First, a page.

An appropriate marker is selected, which is preferably easily detected. While virulence or resistance markers will generally be of most interest in the therapeutic or public health embodiments, easier detection markers will be useful in establishing that the methodology does work. Thus, a fluorescent marker, e.g., GFP, can be used to show that the marker does get transferred at a detectable, and optimized for the desired system.
The marker is PCR amplified and cloned into a suitable restriction site into a plasmid. The rate and optimum conditions for efficient transfer among the plasmids and hosts of interest may be determined. These may include aspects of the plasmid, transfection conditions, conjugation conditions, kinetics, temperature, and the like. Evaluation of rates of uptake and expression may make use, e.g., of fluorescent activated cell sorting or similar methodologies.Example 4: Selection; Elimination of Cells Lacking Marker
To select cells that have acquired the plasmid, using an antibiotic or other selectable marker on the plasmid would be ideal since plating the cells on an antibiotic plate would select only those cells that have acquired the plasmid. The selection marker may be linked to the desired marker so the selection conditions will preferably select nearly directly for the marker. If the marker is targetable, e.g., by phage, the cells which have survived the selection should be susceptible to the phage infection process mediated by the receptor.Example 5: Linking Phage Receptor Marker to Selection Marker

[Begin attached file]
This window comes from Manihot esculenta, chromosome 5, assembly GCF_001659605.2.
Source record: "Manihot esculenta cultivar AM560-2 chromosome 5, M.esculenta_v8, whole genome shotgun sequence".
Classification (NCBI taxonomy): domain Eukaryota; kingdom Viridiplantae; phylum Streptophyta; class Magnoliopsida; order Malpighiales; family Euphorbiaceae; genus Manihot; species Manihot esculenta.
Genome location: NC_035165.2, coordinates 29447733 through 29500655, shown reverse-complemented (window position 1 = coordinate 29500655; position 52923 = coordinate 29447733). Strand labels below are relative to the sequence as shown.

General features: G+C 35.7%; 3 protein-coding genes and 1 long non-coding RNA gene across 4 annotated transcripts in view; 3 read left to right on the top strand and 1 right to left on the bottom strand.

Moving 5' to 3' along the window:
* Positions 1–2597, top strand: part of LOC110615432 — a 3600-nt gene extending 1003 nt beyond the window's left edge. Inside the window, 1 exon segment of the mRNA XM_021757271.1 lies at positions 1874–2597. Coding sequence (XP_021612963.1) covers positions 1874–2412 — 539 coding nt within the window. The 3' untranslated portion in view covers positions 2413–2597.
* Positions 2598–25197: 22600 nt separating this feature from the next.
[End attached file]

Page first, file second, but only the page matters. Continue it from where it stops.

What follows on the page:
The phage receptor encoding genes and the selection marker would be on the same plasmid and preferably closely linked. Means may be incorporated to minimize the likelihood that the receptor encoding genes and the marker cannot easily be separated. These markers may be closely linked to the origin of replication of the appropriate plasmid.Example 6: Deletion of Extraneous Sequence From F Factors
Methods may be applied towards identifying the receptor encoding region on the plasmid containing phage susceptibility by generating individual gene deletion mutants and testing for tectivirus susceptibility. With methods of molecular biology, sequencing and bioinformatics analysis, and manipulation methods, regions of the plasmid can be identified to see which are necessary for the functional transfer of phage susceptibility.
The identified regions may be further evaluated by complementing mutated gene products in trans and testing for tectivirus susceptibility. Thereafter, methods can be used to remove extraneous portions of the plasmid to obtain only the receptor encoding region linked to critical plasmid conjugation segments.Example 7: Various Selection Markers
Beta galactosidase, luciferase, GFP, ampicillin, kanamycin, chloramphenicol, tetracycline, streptomycin, etc. will be good selection markers for these strategies. The selection or detection means are well known and readily available.Example 8: Transfer of Conjugative Plasmid From a Salmonella Bacterial Cell to a Xanthomonas Bacterial Cell
Five milliliter cultures of donor bacteria (S. typhimurium LT2 (pLM2) obtained from Felix d'Herelle Reference Center for Bacterial Viruses, Laval, Canada) and recipient bacteria (X. campestris HER1103, obtained from Felix De Herelle Center, Laval, Canada) were grown in LB broth at 37° C. and 30° C. with shaking at 200rpm. Final OD600 of the cultures was between 0.5-0.7.